Evidence suggests Haditha killings deliberate: Pentagon source
Evidence collected in the deaths of 24 Iraqis in Haditha supports accusations that U.S. Marines deliberately shot civilians, including unarmed women and children, a Pentagon official said Wednesday.
Agents of the Naval Criminal Investigative Service completed their initial work on the incident last November, but may be asked to probe further as Marine Corps and Navy prosecutors review the evidence and determine whether to recommend criminal charges, according to two Pentagon officials who discussed the matter with the Associated Press on condition of anonymity.
The decision on whether to press criminal charges ultimately will be made by the commander of the accused Marines' parent unit, the 1st Marine Expeditionary Force at Camp Pendleton, Calif.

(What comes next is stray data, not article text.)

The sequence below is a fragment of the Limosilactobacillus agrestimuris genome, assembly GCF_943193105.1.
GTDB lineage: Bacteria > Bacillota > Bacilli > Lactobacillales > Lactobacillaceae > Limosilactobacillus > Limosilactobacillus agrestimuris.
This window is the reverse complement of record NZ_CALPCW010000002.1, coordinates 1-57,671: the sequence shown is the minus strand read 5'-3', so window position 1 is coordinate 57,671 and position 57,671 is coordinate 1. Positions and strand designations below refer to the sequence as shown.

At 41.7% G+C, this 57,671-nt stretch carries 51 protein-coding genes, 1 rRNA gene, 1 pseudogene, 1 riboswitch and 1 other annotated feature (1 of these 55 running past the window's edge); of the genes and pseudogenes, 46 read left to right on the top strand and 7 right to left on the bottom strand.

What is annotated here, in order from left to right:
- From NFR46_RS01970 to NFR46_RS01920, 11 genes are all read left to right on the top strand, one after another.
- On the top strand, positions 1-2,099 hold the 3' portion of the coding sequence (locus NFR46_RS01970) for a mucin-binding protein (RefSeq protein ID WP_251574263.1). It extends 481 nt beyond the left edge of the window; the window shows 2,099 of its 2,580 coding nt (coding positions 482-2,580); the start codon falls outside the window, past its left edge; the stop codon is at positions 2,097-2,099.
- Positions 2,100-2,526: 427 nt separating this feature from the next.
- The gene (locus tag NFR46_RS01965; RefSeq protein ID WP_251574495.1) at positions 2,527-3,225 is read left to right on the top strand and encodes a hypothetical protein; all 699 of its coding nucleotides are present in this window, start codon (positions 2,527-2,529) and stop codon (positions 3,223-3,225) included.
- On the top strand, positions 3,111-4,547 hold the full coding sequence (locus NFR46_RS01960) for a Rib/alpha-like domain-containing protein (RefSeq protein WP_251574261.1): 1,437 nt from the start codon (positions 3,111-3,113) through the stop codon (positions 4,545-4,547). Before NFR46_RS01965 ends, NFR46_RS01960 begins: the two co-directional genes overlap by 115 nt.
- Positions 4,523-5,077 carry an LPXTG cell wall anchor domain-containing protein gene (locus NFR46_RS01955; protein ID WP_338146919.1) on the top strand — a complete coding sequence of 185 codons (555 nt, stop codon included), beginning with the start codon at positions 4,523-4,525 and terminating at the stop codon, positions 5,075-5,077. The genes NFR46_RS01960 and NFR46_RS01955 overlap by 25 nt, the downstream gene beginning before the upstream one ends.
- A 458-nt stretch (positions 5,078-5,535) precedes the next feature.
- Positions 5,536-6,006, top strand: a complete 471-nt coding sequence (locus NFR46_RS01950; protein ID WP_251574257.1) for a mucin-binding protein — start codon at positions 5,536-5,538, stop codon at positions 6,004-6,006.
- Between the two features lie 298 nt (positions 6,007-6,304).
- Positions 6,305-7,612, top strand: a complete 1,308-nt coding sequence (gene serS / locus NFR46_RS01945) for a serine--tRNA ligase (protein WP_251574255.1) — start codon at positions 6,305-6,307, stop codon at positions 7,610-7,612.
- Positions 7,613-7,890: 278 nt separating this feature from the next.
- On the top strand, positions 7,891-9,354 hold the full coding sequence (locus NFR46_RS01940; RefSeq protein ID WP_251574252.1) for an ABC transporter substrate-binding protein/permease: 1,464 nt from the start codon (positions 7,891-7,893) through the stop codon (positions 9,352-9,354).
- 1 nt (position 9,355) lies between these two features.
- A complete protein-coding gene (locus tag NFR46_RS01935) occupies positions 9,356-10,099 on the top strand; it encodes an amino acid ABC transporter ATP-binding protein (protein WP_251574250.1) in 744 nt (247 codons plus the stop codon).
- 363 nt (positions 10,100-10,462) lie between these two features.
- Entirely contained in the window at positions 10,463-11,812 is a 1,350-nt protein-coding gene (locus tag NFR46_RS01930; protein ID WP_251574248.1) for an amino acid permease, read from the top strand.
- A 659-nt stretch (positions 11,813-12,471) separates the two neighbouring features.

That currently is Lt.-Gen. John Sattler, but he is scheduled to move to a Pentagon assignment soon. His successor will be Lt.-Gen. James Mattis.
The Marines initially reported after the Nov. 19, 2005incident that 15 Iraqi civilians at Haditha had been killed by a makeshift roadside bomb and in crossfire between Marines and insurgent attackers.
Based on accounts from survivors and human rights groups, Time magazine first reported in March that the killings were deliberate acts by the Marines, carried out after a roadside bomb killed one of their colleagues.
A criminal investigation was then ordered by the top Marine commander in Iraq, Maj.-Gen. Richard Zilmer.
A parallel investigation is examining whether officers in the Marines' chain of command tried to cover up the events.